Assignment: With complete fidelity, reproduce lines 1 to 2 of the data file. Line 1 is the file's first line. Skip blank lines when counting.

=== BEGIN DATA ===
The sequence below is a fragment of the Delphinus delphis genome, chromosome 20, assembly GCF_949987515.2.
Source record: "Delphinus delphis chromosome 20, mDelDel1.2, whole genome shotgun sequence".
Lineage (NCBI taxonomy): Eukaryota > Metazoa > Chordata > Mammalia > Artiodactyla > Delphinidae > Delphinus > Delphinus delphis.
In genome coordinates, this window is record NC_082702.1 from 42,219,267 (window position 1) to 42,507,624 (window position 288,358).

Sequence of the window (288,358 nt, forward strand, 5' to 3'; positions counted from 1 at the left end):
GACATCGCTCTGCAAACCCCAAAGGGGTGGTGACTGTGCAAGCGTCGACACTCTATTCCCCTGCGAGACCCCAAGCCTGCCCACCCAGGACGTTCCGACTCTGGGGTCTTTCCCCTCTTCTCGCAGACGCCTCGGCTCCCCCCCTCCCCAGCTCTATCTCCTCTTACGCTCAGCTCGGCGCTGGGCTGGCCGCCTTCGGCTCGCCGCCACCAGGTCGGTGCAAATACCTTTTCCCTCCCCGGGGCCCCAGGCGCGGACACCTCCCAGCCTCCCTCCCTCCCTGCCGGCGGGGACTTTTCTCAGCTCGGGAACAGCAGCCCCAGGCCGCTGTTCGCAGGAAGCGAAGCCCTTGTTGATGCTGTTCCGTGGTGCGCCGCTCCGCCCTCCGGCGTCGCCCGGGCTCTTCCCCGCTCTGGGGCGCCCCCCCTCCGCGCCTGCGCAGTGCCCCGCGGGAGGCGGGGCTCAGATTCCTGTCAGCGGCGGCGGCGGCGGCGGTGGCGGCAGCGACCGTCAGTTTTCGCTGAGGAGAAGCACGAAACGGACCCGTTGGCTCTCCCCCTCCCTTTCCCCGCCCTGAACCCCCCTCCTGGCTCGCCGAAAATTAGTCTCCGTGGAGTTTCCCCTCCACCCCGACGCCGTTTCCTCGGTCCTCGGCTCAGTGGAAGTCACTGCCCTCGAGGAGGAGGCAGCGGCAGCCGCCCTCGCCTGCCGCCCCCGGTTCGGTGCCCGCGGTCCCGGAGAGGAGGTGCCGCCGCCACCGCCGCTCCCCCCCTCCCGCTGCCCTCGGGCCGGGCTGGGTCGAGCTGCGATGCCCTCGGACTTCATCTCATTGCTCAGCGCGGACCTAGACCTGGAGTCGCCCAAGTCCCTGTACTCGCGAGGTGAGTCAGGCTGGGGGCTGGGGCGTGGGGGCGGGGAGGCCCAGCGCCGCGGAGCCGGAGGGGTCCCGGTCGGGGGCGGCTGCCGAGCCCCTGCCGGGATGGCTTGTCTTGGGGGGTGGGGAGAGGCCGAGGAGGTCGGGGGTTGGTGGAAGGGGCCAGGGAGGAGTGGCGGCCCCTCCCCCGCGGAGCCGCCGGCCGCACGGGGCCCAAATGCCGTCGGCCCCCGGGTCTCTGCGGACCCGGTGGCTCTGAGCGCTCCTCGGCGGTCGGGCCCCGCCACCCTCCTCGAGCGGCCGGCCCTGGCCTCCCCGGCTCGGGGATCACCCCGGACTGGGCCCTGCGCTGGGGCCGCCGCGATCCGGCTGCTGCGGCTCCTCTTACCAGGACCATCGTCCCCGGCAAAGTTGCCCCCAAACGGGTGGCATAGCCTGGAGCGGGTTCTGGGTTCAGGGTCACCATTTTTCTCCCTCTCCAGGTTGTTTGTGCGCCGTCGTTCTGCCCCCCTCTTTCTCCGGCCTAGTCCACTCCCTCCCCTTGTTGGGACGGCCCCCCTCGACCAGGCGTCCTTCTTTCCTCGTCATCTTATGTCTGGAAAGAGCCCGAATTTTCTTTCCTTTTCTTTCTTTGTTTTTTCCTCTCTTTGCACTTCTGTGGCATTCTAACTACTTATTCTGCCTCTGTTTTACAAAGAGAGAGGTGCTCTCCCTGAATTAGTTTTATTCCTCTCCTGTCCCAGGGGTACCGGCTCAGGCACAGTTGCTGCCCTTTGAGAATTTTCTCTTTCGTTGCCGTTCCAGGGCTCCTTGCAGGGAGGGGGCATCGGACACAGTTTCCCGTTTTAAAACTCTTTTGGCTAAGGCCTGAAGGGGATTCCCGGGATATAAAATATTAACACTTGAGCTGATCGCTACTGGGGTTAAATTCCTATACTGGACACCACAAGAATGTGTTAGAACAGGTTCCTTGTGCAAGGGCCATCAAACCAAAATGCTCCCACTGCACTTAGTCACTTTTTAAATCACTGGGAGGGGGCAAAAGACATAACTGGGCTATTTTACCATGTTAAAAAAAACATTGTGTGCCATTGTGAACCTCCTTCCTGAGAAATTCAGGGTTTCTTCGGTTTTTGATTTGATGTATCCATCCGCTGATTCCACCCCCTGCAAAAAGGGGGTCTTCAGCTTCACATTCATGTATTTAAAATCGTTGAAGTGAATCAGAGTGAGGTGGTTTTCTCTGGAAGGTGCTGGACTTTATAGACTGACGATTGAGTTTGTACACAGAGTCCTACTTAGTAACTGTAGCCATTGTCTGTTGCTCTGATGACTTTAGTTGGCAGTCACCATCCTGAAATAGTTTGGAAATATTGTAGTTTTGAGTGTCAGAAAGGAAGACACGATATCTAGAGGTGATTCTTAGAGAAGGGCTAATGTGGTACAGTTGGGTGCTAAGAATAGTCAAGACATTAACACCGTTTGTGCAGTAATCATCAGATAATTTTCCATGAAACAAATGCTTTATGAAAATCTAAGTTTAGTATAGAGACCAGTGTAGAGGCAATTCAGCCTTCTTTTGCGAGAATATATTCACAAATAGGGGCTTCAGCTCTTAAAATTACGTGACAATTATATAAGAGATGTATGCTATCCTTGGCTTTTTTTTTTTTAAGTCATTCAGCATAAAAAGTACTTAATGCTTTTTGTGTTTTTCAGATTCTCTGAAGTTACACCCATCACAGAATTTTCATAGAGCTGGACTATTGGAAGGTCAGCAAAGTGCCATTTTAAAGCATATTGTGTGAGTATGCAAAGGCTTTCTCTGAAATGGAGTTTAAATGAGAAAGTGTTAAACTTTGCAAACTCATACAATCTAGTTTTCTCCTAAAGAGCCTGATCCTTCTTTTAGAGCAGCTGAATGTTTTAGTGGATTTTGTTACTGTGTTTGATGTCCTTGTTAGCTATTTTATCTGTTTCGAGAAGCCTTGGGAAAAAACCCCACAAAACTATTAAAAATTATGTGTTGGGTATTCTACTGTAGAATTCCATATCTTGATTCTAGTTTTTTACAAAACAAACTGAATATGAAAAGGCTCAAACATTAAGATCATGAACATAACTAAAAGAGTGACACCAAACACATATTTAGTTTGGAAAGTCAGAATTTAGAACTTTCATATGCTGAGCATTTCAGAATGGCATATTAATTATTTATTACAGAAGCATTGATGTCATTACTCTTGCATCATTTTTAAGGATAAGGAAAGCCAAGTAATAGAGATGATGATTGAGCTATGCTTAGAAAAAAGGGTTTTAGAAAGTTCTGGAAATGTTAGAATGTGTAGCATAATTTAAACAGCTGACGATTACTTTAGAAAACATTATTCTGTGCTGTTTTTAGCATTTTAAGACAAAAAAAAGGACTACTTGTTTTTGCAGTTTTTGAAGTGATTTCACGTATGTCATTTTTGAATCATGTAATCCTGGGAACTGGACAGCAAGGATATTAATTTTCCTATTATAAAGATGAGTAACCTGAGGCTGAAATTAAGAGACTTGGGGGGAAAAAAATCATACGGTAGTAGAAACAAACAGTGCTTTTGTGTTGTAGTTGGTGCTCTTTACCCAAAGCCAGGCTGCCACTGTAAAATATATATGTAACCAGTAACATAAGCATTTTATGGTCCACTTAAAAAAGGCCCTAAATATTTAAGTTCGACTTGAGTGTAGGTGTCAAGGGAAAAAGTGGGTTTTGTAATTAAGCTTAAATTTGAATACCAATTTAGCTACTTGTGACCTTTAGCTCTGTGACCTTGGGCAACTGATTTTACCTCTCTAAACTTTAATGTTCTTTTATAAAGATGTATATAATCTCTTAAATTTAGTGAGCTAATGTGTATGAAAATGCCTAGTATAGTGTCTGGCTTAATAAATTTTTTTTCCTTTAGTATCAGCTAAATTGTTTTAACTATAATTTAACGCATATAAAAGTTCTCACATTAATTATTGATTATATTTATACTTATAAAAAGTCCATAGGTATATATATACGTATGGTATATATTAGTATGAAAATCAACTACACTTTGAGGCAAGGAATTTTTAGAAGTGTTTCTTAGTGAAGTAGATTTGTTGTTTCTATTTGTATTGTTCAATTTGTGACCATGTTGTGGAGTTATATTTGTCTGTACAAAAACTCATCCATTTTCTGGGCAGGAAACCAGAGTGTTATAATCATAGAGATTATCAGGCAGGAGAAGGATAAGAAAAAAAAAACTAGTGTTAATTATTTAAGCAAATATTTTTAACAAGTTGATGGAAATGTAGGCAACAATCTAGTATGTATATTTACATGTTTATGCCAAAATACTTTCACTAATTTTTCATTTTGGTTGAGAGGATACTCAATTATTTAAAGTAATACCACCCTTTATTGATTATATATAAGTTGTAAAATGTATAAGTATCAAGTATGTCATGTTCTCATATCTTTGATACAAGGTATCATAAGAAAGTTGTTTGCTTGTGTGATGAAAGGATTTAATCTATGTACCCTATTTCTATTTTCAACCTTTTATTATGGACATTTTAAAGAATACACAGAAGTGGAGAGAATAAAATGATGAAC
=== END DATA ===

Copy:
The sequence below is a fragment of the Delphinus delphis genome, chromosome 20, assembly GCF_949987515.2.
Source record: "Delphinus delphis chromosome 20, mDelDel1.2, whole genome shotgun sequence".